Engagement is an essential factor in maximizing your guests’ experiences. Staff have a greater opportunity to build this relationship during slower times; however, even during the busiest shifts, a bartender or server can create a memorable connection with your guests. Here is a formula to maximize engagement during these times.
The first part of your 30 Second Conversation begins with your greeting.
Begin by being approachable and welcoming. It is your job to acknowledge your guests; don’t just stare and wait for them to speak. If you miss this opportunity to create an interaction, you have already reduced your effectiveness.
This doesn’t have to be fancy, just a simple, “Hi, I’m Andrew. Welcome to Andrew’s Brewery.” With just these seven simple words, you are not only starting the conversation already but also making a little bit more money for yourself (according to data gathered by Secret Hopper):
- When staff introduce themselves, guests tip 13.6 percent more.
- When a brewery employee greets a guest in this manner, that guest will recommend, and return based on that experience 94.9 percent of the time.
- When a brewery employee does not begin the experience with a smile, “hello,” or other welcoming gesture, that guest will only recommend/return 75.9 percent of the time. This is a difference of 19 percent.
A simple greeting lets your guests know that you’re glad they decided to drink with you.
Remember: Be friendly.
At this moment, that guest is all that matters. These few seconds could include phrases such as, “How’s your day going?” “Have you visited before?” and “What a beautiful evening, glad you came to visit.” You will sometimes feel like a broken record as you hold this same conversation countless times throughout the day, but that doesn’t matter during each interaction. Look at each guest as an opportunity to fine tune your conversation skills. Get personal and create an instant connection.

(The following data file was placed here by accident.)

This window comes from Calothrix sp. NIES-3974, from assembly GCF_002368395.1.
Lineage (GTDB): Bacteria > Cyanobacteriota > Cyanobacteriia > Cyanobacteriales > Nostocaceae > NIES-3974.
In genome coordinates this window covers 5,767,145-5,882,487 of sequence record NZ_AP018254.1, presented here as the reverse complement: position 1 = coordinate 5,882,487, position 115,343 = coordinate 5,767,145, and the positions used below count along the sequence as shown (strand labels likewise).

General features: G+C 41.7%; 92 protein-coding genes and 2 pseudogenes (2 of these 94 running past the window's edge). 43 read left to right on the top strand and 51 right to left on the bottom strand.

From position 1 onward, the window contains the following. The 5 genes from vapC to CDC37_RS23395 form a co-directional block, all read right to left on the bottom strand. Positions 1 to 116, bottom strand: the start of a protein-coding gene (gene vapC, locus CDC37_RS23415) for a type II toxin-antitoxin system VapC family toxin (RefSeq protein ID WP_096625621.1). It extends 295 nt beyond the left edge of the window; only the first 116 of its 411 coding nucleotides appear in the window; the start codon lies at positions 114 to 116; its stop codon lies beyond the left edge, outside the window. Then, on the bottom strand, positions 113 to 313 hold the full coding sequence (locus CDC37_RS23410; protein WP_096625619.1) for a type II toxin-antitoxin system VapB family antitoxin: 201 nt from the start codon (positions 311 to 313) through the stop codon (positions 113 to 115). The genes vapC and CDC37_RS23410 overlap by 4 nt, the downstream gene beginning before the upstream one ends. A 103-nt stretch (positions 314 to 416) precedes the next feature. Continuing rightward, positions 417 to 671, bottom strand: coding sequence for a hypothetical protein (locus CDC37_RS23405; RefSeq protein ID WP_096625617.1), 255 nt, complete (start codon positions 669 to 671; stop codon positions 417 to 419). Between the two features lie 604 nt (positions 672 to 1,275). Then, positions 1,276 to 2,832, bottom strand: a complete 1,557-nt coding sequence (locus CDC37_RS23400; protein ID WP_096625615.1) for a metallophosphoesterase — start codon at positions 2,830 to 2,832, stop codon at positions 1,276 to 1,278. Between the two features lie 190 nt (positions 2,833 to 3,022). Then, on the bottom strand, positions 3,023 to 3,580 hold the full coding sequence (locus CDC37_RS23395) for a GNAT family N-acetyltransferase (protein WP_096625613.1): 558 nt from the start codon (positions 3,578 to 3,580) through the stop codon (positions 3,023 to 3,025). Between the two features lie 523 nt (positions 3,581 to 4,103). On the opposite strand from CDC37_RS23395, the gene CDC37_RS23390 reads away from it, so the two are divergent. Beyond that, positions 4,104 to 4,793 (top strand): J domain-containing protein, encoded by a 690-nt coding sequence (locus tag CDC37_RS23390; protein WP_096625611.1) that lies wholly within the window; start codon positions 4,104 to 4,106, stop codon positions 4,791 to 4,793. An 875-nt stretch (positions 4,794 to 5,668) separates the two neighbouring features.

Next, offer direction.
This can include, “What’s your favorite style of beer?” “Looking for anything in particular?” “Want to start with a flight?” You’ve already gotten to know a little bit about your guest, now get to know their tastes. This will help you better serve them during this encounter, but also help you better assist them on future visits.
The fourth component to this conversation is the delivery.
Announce to your guest what you are serving. Recite not only the name, but also the style. “Here’s your Secret Hoperation, our limited edition Belgian IPA.” If serving a flight, let your guest know the order in which their selections have been arranged. “Here’s your flight. It goes left to right, starting with our lager, IPA, Belgian dubbel, then stout.” This is a short moment of education. For many guests, this could be their first experience at your brewery. Make sure they know what they’re drinking. It shouldn’t have to be said, but don’t just sling a drink at your guests and walk away.
Your final element to this 30 Second Conversation is the finish.
This should be where you wish the guest well. During this portion, include phrases such as, “Enjoy your pint. Thanks again.” “Thanks for coming to visit.” “Come see me when you need another. Cheers!” Let the guest know you value their purchase.
The finish shouldn’t be glossed over:
- When a guest receives this goodbye, that guest will recommend, and return based on that experience 95.4 percent of the time.
- A guest who does not receive a sincere thank you, will only recommend/return 70.7 percent of the time. This is a 24.7 percent difference.
The “thank you” is one of the final moments of your guests’ experience and maximizing it is extremely beneficial in creating a positive memory.
Craft beer is no longer just about great beer. It’s about creating relationships and memories. The 30 Second Conversation is a simple way to build a connection with your guests. While 30 seconds is a very quick interaction, it is possible to achieve the above goals. If time permits, any extension of any step adds more value. Make guests feel welcomed, engaged, and appreciated. It is your job to be an ambassador for your brewery. Don’t just be a person who pours beer.
Andrew Coplon is a founder of Secret Hopper, a mystery shopping company for craft beer businesses.